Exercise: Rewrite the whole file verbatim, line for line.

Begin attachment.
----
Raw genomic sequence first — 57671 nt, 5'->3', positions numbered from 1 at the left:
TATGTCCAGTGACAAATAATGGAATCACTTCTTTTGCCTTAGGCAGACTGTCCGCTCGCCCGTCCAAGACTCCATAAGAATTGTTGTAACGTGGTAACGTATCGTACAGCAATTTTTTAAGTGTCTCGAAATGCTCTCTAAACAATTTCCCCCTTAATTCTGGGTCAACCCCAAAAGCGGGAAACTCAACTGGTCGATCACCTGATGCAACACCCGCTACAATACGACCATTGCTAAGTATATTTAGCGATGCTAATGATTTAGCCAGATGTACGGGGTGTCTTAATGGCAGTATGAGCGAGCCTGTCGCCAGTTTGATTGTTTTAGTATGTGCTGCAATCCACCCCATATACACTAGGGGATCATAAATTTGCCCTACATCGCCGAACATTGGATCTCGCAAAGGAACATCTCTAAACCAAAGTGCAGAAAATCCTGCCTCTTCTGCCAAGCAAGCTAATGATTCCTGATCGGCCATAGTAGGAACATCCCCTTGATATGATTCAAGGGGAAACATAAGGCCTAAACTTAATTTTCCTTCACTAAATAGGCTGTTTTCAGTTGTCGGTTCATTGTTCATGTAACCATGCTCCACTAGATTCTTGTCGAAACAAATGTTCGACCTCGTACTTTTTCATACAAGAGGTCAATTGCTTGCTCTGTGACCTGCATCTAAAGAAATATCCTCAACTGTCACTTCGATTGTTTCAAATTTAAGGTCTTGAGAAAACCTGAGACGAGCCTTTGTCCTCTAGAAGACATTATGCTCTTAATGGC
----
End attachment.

Raw genomic sequence first — 57671 nt, 5'->3', positions numbered from 1 at the left:
TATGTCCAGTGACAAATAATGGAATCACTTCTTTTGCCTTAGGCAGACTGTCCGCTCGCCCGTCCAAGACTCCATAAGAATTGTTGTAACGTGGTAACGTATCGTACAGCAATTTTTTAAGTGTCTCGAAATGCTCTCTAAACAATTTCCCCCTTAATTCTGGGTCAACCCCAAAAGCGGGAAACTCAACTGGTCGATCACCTGATGCAACACCCGCTACAATACGACCATTGCTAAGTATATTTAGCGATGCTAATGATTTAGCCAGATGTACGGGGTGTCTTAATGGCAGTATGAGCGAGCCTGTCGCCAGTTTGATTGTTTTAGTATGTGCTGCAATCCACCCCATATACACTAGGGGATCATAAATTTGCCCTACATCGCCGAACATTGGATCTCGCAAAGGAACATCTCTAAACCAAAGTGCAGAAAATCCTGCCTCTTCTGCCAAGCAAGCTAATGATTCCTGATCGGCCATAGTAGGAACATCCCCTTGATATGATTCAAGGGGAAACATAAGGCCTAAACTTAATTTTCCTTCACTAAATAGGCTGTTTTCAGTTGTCGGTTCATTGTTCATGTAACCATGCTCCACTAGATTCTTGTCGAAACAAATGTTCGACCTCGTACTTTTTCATACAAGAGGTCAATTGCTTGCTCTGTGACCTGCATCTAAAGAAATATCCTCAACTGTCACTTCGATTGTTTCAAATTTAAGGTCTTGAGAAAACCTGAGACGAGCCTTTGTCCTCTAGAAGACATTATGCTCTTAATGGC